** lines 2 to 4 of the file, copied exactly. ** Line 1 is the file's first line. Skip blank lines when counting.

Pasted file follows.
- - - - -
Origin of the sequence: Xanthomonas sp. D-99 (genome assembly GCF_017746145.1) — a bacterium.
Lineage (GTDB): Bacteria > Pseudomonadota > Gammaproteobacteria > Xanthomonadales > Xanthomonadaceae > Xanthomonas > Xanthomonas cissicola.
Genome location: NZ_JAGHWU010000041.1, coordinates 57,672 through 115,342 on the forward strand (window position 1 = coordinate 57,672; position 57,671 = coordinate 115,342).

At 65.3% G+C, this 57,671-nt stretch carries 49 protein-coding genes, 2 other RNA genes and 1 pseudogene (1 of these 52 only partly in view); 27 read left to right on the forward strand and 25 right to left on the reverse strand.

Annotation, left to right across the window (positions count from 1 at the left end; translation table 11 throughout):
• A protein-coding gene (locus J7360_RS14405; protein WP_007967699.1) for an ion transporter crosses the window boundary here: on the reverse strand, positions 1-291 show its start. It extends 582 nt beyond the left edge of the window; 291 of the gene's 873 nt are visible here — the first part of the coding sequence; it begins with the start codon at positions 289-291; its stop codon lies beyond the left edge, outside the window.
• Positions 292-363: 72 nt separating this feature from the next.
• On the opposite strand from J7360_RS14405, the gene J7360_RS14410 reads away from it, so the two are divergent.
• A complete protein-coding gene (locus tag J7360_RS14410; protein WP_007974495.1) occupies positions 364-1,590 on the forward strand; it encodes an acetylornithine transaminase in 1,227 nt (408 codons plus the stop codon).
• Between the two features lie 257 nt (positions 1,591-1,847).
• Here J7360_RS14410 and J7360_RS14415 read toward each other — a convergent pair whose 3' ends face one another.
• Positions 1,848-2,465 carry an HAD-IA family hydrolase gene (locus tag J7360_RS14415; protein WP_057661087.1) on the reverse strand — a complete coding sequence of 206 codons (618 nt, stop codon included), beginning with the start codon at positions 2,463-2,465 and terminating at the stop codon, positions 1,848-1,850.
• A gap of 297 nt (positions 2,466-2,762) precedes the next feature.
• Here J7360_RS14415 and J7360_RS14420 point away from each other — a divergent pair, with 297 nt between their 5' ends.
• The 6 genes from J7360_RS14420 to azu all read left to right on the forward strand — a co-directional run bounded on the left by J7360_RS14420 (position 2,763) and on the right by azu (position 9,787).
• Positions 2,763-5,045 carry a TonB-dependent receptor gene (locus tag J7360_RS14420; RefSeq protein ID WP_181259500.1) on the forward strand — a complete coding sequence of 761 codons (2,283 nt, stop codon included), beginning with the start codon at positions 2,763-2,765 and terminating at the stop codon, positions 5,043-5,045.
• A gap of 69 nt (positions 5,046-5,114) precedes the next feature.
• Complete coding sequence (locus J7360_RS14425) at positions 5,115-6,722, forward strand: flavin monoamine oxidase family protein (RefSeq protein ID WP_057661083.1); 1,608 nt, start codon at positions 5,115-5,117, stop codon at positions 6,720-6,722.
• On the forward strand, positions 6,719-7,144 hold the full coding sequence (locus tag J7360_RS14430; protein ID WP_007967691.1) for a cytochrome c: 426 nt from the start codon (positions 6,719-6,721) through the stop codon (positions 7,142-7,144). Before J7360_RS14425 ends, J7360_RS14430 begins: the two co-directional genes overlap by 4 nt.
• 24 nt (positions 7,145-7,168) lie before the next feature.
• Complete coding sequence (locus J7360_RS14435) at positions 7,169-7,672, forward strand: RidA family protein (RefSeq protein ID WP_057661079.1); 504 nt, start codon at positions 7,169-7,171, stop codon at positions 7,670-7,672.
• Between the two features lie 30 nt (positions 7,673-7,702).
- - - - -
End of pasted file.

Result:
Lineage (GTDB): Bacteria > Pseudomonadota > Gammaproteobacteria > Xanthomonadales > Xanthomonadaceae > Xanthomonas > Xanthomonas cissicola.
Genome location: NZ_JAGHWU010000041.1, coordinates 57,672 through 115,342 on the forward strand (window position 1 = coordinate 57,672; position 57,671 = coordinate 115,342).

At 65.3% G+C, this 57,671-nt stretch carries 49 protein-coding genes, 2 other RNA genes and 1 pseudogene (1 of these 52 only partly in view); 27 read left to right on the forward strand and 25 right to left on the reverse strand.